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Loose Tenons Made Simple with beadLOCK®

Loose Tenons Made Simple with beadLOCK®

If you can draw a line and drill holes, you can make mortise-and-tenon joints quickly and easily with this jig.

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One drawback to making mortise-and-tenon joints the traditional way is that there's a fair amount of hand-tooling or machining involved. If you'd rather not spend the time pounding chisels or fiddling with dado blade settings, then beadLOCK®'s Loose Tenon Joinery may be the perfect solution. The heart of the system is a two-piece, dowel-style drilling jig that allows you to bore a series of overlapping holes to make mortises. Then, slip in a matching tenon with a little glue and clamp the joint together. It's almost too easy!

Three different guide blocks, sold separately, enable you to drill 1/4-, 3/8- or 1/2-in. wide mortises. The tenons can be purchased in bags of precut pieces or in longer strips. You can also buy special beadLOCK® router bits and make your own tenons from scratch. Here's the step-by-step process for how to make a loose tenon joint with this unique jig.

Step 1: Loose-tenon joints require that mortises be cut into both joint parts. Set the workpieces together, and draw a layout line across the joint to mark the centers of the mortises (see Photo 1). The jig's blue baseplate has a "D" shaped cutout that will line up with your layout lines to index the positions of the mortises precisely and without measuring.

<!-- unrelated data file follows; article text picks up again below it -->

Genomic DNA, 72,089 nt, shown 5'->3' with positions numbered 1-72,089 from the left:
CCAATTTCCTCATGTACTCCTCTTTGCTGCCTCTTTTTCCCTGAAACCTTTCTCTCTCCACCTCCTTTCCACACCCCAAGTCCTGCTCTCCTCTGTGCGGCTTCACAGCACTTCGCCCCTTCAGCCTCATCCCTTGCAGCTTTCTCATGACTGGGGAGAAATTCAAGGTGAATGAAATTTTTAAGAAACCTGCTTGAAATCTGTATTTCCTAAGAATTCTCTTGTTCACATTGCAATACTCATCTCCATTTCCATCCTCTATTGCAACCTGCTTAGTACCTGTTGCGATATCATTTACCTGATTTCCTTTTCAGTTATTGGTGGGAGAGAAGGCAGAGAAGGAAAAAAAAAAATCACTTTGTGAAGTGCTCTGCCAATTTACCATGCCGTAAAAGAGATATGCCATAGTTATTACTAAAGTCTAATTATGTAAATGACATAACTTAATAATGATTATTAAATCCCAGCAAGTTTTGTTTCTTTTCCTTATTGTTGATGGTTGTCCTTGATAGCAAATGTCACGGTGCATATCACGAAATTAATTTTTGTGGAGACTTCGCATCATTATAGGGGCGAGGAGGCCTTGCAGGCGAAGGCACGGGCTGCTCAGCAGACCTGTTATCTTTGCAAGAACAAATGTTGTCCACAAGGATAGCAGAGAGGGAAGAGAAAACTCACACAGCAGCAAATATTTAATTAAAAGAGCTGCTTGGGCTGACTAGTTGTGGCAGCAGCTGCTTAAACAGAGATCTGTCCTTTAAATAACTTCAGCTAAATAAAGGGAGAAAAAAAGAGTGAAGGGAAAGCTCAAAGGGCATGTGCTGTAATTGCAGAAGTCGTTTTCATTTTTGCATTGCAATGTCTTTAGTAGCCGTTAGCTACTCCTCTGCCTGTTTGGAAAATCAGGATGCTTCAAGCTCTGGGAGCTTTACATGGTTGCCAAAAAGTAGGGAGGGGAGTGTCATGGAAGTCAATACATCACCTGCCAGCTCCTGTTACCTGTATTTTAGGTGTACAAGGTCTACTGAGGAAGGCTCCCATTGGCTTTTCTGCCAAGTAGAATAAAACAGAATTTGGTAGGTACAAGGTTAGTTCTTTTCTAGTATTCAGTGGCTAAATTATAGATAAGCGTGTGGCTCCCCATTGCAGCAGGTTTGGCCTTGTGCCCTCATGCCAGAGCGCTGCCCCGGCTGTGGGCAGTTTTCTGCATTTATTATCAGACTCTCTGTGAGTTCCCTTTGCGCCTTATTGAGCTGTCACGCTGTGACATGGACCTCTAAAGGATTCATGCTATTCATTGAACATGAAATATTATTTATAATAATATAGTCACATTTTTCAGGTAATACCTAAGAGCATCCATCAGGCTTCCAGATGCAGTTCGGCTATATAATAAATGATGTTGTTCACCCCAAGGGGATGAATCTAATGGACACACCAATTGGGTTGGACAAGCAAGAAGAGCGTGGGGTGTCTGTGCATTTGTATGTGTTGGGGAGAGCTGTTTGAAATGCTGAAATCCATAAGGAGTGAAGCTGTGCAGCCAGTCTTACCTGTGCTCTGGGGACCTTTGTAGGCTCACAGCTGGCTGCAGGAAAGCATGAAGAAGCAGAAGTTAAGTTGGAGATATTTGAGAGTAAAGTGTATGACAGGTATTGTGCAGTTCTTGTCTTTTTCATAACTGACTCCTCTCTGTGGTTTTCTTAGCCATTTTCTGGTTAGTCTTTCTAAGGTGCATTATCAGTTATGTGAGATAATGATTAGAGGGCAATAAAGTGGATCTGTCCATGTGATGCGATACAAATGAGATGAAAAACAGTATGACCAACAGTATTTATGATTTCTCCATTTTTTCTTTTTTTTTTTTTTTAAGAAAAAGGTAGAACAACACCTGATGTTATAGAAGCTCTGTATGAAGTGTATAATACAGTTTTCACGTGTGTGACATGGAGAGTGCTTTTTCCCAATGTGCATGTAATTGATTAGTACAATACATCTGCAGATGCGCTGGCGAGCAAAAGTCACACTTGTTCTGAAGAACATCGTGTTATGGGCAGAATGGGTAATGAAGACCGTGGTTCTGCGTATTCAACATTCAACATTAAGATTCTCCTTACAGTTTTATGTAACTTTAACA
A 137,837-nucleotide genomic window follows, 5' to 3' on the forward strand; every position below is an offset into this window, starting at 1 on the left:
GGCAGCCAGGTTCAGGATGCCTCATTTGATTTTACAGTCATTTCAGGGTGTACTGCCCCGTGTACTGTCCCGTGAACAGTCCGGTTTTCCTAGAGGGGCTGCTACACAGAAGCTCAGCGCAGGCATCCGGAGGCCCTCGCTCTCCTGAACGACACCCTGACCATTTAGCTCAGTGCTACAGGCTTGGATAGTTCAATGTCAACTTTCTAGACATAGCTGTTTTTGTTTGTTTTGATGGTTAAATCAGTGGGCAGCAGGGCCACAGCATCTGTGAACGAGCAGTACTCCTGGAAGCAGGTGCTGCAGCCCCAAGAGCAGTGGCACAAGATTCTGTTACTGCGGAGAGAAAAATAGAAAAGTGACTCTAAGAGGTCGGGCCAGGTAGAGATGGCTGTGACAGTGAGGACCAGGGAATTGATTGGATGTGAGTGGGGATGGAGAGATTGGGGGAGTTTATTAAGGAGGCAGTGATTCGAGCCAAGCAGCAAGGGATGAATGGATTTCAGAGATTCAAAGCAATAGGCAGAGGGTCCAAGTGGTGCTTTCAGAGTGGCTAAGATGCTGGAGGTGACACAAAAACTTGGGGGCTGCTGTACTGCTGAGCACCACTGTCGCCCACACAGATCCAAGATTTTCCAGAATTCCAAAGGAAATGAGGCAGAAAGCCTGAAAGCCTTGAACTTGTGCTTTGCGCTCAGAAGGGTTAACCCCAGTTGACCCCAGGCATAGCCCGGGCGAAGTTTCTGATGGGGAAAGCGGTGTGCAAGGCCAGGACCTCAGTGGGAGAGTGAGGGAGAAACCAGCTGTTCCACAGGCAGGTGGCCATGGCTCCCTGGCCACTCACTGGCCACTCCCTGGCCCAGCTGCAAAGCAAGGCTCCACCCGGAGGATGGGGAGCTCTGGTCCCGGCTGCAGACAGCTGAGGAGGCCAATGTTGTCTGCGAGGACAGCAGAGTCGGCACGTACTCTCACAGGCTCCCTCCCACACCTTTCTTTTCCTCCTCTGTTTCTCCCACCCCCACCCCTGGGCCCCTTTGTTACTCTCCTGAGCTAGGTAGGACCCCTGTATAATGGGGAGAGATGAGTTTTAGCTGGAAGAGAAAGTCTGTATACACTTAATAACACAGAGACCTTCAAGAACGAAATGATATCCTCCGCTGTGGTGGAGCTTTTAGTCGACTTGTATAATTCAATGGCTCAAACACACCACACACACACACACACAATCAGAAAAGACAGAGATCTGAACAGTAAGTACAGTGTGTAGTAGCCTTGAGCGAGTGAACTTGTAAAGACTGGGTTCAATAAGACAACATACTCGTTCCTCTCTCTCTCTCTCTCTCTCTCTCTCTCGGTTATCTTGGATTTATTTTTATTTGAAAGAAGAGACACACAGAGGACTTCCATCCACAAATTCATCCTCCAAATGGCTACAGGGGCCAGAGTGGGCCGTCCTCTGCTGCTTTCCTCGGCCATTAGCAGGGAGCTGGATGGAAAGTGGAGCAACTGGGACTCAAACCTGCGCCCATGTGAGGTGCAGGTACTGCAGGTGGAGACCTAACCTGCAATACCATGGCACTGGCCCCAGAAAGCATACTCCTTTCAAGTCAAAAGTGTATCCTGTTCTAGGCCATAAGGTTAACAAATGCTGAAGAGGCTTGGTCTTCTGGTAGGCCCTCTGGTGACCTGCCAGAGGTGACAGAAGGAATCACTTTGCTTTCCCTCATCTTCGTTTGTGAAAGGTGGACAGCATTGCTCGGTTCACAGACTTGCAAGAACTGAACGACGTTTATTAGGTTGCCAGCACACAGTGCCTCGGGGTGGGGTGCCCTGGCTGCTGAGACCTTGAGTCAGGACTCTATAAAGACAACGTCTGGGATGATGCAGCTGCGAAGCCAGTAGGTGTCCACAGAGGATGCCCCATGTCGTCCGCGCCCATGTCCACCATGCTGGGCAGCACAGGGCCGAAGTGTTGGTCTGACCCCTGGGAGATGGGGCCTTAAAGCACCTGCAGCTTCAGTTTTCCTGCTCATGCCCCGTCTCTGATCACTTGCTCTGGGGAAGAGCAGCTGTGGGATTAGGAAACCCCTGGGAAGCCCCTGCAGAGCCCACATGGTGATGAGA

Step 2: Fasten the black drilling guide block to the blue baseplate with two wingbolts. Choose the block with a hole diameter that matches the tenon thickness you want to use. Clamp the jig to one of the joint workpieces, and align the "D" cutout with your layout line. Slots on both edges of the baseplate register the guide block for either "A" or "B" drilling positions, and this is what establishes the overlap pattern of the holes for the mortise. Slide the guideblock to the "A" position, and tighten the wingbolts (see Photo 2).

Step 3: Wrap a piece of tape around your drill bit to set the mortise drilling depth, plus the thickness of the metal guide block. Then, drill holes down through the guide block at each of the preset positions. After you finish drilling the "A" position holes, loosen the guideblock and shift it to the "B" position to drill the overlapping holes (see Photo 3). The baseplate has a tab over the top to prevent you from drilling too many holes.

Step 4: With one mortise now completed, shift the guide block back to the "A" drilling position, and tighten it. Clamp the jig to your other workpiece, making sure to adjust the "D" cutout carefully to the layout line on this part. Repeat the drilling process at both "A" and "B" settings to cut a matching mortise (see Photo 4). Use compressed air to blow out all the loose chips.

Step 5: Dry-assemble the joint with a loose tenon in place. If you used a sharp drill bit and align the jig carefully during the drilling phase, the joint should slide together with a nice, friction fit. Spread glue into the mortises and onto the tenon, and clamp the joint together until the glue dries (see Photo 5). That's all there is to it!

NOTE: The beadLOCK® drilling jig is factory set to center a mortise on 3/4-in.-thick material. When you need to work with thicker stock or make offset mortises, as when joining aprons to legs, it's easy to reset the jig for these applications. Just install shims between the baseplate and guide block to shift the mortise position (see Photo 6). Several plastic shims are provided with the jig, or make your own shims from scrap.

To learn more about the beadLOCK® Loose Tenon Joinery System, visit www.rockler.com.

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